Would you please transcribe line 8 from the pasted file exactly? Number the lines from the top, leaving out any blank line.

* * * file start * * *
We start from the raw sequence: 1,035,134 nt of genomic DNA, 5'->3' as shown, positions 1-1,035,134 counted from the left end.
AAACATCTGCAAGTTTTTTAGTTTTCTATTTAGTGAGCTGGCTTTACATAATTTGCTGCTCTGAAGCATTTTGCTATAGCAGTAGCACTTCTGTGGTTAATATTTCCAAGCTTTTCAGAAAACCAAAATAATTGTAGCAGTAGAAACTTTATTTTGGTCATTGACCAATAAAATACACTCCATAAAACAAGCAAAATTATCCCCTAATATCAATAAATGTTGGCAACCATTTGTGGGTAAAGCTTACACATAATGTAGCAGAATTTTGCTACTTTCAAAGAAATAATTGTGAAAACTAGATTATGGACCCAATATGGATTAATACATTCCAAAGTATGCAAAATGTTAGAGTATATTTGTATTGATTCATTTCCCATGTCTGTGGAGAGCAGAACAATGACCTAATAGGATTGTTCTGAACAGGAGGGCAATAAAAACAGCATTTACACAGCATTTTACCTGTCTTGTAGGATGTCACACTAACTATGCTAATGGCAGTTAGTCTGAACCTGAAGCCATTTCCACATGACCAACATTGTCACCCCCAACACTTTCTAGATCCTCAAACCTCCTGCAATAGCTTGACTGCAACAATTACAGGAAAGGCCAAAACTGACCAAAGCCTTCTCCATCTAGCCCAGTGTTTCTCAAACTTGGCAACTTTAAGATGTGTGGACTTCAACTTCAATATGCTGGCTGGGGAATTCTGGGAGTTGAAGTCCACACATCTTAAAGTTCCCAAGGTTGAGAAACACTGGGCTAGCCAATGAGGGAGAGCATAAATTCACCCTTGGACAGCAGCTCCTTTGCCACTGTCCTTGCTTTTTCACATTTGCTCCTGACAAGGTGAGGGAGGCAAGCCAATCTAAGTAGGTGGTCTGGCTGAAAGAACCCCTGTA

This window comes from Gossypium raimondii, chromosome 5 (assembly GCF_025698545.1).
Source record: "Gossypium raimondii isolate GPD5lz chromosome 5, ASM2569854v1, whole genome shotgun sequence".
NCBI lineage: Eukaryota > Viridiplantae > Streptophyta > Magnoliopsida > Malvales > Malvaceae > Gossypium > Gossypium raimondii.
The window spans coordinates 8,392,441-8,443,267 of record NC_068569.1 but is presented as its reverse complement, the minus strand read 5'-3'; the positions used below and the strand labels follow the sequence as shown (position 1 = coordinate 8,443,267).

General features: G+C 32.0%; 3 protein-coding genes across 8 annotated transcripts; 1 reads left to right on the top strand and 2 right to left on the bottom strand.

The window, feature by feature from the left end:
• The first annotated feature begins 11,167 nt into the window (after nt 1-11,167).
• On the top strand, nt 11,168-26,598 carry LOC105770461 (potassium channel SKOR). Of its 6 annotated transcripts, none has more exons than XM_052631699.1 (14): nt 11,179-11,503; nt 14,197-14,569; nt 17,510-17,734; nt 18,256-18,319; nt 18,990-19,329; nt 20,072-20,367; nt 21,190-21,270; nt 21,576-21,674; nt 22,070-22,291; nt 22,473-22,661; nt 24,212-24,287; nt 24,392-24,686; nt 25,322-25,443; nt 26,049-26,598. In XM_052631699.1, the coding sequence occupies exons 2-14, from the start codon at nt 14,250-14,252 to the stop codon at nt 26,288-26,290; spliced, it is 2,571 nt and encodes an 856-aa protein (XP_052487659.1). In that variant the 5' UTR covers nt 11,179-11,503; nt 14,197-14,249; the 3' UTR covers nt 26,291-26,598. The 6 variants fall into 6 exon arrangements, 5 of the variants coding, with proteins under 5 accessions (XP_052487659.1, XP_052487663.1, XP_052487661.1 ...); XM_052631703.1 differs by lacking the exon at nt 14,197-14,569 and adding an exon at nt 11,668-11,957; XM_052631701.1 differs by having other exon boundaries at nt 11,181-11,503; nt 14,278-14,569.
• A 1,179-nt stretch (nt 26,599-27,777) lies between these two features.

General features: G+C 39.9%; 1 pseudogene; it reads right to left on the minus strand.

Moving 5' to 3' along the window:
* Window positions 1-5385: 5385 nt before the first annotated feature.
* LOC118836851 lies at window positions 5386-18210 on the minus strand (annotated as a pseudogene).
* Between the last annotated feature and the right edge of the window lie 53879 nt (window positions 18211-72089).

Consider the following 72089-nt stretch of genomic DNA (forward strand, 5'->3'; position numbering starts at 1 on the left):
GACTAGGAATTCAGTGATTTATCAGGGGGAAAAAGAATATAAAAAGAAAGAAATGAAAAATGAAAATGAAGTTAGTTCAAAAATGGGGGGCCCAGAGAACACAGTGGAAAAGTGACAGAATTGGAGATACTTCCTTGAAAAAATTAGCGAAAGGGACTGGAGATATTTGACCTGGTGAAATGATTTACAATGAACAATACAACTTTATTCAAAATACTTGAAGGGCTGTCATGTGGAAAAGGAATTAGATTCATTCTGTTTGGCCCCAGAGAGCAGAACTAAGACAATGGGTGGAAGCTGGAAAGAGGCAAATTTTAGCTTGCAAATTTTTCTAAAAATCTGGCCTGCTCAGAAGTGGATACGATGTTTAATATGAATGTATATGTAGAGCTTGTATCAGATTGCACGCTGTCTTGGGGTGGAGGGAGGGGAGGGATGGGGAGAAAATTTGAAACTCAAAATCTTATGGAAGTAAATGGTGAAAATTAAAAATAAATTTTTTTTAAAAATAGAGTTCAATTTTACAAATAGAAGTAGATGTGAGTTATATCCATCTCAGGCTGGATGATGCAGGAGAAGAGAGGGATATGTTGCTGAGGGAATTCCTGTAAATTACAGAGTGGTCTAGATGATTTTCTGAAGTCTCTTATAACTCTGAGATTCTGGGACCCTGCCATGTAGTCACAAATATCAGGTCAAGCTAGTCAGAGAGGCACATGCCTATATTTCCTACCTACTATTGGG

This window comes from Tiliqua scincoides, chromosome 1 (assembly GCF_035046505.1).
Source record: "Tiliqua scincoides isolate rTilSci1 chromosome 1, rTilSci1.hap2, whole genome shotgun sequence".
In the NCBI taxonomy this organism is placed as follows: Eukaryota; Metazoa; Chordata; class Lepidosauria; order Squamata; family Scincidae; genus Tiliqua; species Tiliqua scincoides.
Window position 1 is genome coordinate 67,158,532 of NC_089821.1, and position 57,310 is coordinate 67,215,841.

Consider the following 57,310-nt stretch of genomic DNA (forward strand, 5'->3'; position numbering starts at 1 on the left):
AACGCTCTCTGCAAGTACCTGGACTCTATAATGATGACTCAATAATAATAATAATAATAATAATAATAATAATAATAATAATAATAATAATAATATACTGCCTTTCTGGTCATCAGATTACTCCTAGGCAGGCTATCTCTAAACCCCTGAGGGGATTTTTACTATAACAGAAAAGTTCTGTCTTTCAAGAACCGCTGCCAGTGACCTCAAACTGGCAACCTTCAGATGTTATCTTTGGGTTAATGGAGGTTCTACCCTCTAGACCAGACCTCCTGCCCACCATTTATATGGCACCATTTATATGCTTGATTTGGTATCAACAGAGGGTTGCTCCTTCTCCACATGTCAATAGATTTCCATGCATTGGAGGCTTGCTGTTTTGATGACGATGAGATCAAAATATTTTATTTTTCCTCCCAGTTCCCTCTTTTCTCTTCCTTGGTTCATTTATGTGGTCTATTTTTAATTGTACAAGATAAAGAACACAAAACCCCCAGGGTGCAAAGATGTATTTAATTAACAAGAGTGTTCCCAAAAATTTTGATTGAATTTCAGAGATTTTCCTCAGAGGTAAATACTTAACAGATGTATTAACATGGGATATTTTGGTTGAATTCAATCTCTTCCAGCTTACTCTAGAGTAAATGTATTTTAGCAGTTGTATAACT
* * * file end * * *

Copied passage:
The window, feature by feature from the left end: